It’s rare for me to get a headache, but two nights ago I went to bed with a headache, probably due to some self-induced stress that day. I woke up during the night with a nagging ache in the left frontal lobe of my brain. I thought about getting up to take a Tylenol tablet, but I don’t like to take medication unless there is strong therapeutic reason to do so. In this case, I knew a pain pill would simply dull or mask the pain without resolving any underlying stress. When I woke up again in the morning, the headache was still there. The thought of taking a Tylenol tablet again flashed through my mind. I still didn’t see a good reason to take it, so I had my usual breakfast instead and then went to the YMCA for my scheduled workout there. Do you know, sometime during that hour of good physical workout, my headache vanished, and it’s not come back again. Working out physically generates magical internal chemicals that are better than any anti-inflammatory medications. The benefits I reaped were wonderful.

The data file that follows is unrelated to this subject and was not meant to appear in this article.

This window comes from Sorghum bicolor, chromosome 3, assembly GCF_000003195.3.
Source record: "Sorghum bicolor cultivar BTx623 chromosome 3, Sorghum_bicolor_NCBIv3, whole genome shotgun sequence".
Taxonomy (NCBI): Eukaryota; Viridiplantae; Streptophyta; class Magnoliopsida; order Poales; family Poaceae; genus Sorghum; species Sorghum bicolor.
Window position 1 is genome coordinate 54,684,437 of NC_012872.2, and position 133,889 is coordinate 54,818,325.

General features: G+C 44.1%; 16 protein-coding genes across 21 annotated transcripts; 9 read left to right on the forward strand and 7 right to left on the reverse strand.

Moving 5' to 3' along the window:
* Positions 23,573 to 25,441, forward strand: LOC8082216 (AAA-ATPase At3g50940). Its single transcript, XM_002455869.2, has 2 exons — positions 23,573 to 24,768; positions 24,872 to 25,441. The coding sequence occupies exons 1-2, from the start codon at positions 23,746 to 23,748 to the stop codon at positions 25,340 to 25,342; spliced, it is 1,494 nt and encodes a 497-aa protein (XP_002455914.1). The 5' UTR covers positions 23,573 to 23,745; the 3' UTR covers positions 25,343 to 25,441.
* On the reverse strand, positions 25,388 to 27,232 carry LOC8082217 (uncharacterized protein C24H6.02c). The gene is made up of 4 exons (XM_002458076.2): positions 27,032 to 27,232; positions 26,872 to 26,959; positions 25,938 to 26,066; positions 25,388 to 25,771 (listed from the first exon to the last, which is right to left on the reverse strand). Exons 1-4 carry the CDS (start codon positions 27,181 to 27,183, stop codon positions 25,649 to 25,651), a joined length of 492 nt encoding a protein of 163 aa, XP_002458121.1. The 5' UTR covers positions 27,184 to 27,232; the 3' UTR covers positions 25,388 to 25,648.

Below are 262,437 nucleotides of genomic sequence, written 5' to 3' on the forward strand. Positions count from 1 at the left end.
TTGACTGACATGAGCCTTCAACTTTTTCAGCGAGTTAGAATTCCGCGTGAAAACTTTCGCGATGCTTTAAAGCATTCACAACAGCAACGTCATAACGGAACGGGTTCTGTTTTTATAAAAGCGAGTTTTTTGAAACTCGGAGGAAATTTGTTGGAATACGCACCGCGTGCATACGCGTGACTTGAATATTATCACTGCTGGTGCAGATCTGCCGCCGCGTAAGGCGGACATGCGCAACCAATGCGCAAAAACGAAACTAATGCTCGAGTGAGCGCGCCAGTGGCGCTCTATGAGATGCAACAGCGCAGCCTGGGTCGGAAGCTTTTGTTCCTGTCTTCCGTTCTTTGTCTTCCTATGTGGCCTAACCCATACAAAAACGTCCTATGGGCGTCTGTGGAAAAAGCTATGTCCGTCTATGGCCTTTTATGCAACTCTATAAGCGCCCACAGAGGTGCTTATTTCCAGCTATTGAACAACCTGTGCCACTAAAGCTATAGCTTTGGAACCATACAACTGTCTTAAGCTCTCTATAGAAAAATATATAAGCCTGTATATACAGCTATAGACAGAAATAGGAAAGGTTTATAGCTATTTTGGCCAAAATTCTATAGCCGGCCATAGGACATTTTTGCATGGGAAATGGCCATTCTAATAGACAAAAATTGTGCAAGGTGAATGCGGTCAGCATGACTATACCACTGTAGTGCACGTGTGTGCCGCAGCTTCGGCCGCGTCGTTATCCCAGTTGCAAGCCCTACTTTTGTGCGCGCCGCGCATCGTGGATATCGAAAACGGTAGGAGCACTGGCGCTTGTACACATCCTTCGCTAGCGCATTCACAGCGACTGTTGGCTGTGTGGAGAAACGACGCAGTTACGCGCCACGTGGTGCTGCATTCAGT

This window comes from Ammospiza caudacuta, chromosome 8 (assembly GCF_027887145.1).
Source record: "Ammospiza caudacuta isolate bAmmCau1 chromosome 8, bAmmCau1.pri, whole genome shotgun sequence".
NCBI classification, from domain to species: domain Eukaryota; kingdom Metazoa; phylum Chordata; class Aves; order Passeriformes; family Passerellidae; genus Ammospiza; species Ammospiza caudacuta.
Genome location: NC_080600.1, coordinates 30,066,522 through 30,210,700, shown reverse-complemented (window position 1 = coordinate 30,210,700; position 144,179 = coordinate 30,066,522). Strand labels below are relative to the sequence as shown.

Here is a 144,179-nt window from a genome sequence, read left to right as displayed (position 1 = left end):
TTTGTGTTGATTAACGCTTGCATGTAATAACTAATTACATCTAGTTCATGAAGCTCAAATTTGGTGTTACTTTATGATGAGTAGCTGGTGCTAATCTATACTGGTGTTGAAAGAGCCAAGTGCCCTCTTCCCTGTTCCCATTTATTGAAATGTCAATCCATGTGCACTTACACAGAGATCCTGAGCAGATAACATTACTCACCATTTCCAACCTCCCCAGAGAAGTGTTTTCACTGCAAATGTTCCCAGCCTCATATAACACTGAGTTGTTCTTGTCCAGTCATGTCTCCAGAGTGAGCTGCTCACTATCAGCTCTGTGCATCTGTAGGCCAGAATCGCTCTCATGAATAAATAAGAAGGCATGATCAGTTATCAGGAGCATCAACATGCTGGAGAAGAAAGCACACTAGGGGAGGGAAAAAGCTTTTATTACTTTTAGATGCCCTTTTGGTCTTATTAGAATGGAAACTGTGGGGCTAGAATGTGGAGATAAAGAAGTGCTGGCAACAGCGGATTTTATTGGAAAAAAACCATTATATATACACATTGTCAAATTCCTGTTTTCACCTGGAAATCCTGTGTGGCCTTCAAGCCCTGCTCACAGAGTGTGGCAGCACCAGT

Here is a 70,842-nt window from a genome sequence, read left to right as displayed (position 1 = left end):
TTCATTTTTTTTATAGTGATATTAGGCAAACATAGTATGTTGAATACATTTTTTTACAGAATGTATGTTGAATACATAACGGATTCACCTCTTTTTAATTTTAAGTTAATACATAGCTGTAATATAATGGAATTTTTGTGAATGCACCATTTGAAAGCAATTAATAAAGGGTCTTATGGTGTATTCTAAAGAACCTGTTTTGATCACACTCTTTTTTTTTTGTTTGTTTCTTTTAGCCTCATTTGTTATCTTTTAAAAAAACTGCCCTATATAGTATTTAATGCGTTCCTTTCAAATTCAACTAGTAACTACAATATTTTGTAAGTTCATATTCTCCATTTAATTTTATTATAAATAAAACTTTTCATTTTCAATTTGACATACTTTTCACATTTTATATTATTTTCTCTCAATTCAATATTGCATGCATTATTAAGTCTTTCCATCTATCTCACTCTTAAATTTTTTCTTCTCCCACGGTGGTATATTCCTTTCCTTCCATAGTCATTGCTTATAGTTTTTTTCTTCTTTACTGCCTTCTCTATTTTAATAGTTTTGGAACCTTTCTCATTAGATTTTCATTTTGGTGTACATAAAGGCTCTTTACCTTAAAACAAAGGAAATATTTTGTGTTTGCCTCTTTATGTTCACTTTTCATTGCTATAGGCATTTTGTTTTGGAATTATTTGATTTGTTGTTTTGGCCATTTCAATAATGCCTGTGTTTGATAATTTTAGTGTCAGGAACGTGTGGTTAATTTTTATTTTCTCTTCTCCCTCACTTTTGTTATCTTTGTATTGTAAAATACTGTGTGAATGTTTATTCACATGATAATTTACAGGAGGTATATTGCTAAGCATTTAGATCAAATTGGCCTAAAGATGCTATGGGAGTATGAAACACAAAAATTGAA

One more quick, pain-related story. Playing tennis four days ago, I took a hard shot on the chest from a hard-hit ball at close range, just across the net. My opponent was apologetic, but I told him not to worry. Indeed, the pain eased up in a few minutes as we continued to play, and I didn’t think about it for the rest of the day. The next morning, though, as I got out of bed, I felt a strange aching soreness all across the left side of my chest that puzzled me until I remembered the tennis ball striking me there like a cannonball the day before. For the next three days, any movement that involved my left chest muscles hurt badly enough to make me wince. Even taking a deep breath was a pain. I couldn’t believed a tennis ball could wreak such havoc, but without a doubt, it caused enough muscle injury to result in an intense inflammatory healing process for the next few days. I played tennis again this morning. Interestingly enough, though there was still a little residual soreness in my left chest, I moved around the court well and played better than usual. I had definitely recovered!
As a footnote to this story, I never took any pain or anti-inflammatory pills for this problem either. I knew that the inflammatory process was a natural healing process from a muscle injury, and that it would get better on its own just as quickly and probably more effectively than if I took any medication for it. The tincture of time is wonderfully healing!